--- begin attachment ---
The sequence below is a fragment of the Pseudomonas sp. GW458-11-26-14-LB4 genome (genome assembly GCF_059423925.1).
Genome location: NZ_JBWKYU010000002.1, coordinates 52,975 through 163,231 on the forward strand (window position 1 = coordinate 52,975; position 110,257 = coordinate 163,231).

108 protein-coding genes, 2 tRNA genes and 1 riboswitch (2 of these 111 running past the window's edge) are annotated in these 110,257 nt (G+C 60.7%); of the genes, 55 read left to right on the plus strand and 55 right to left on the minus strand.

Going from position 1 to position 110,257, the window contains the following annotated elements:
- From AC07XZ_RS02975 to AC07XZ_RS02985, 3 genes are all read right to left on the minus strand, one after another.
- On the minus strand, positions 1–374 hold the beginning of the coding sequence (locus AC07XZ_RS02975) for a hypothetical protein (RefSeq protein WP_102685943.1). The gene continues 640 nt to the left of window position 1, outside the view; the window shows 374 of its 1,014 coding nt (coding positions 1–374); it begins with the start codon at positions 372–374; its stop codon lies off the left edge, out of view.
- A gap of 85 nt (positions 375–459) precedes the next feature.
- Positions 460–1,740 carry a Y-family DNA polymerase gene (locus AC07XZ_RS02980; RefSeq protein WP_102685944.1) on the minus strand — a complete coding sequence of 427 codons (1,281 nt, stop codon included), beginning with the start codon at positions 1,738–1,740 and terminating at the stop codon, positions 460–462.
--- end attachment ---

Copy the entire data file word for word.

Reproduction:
The sequence below is a fragment of the Pseudomonas sp. GW458-11-26-14-LB4 genome (genome assembly GCF_059423925.1).
Genome location: NZ_JBWKYU010000002.1, coordinates 52,975 through 163,231 on the forward strand (window position 1 = coordinate 52,975; position 110,257 = coordinate 163,231).

108 protein-coding genes, 2 tRNA genes and 1 riboswitch (2 of these 111 running past the window's edge) are annotated in these 110,257 nt (G+C 60.7%); of the genes, 55 read left to right on the plus strand and 55 right to left on the minus strand.

Going from position 1 to position 110,257, the window contains the following annotated elements:
- From AC07XZ_RS02975 to AC07XZ_RS02985, 3 genes are all read right to left on the minus strand, one after another.
- On the minus strand, positions 1–374 hold the beginning of the coding sequence (locus AC07XZ_RS02975) for a hypothetical protein (RefSeq protein WP_102685943.1). The gene continues 640 nt to the left of window position 1, outside the view; the window shows 374 of its 1,014 coding nt (coding positions 1–374); it begins with the start codon at positions 372–374; its stop codon lies off the left edge, out of view.
- A gap of 85 nt (positions 375–459) precedes the next feature.
- Positions 460–1,740 carry a Y-family DNA polymerase gene (locus AC07XZ_RS02980; RefSeq protein WP_102685944.1) on the minus strand — a complete coding sequence of 427 codons (1,281 nt, stop codon included), beginning with the start codon at positions 1,738–1,740 and terminating at the stop codon, positions 460–462.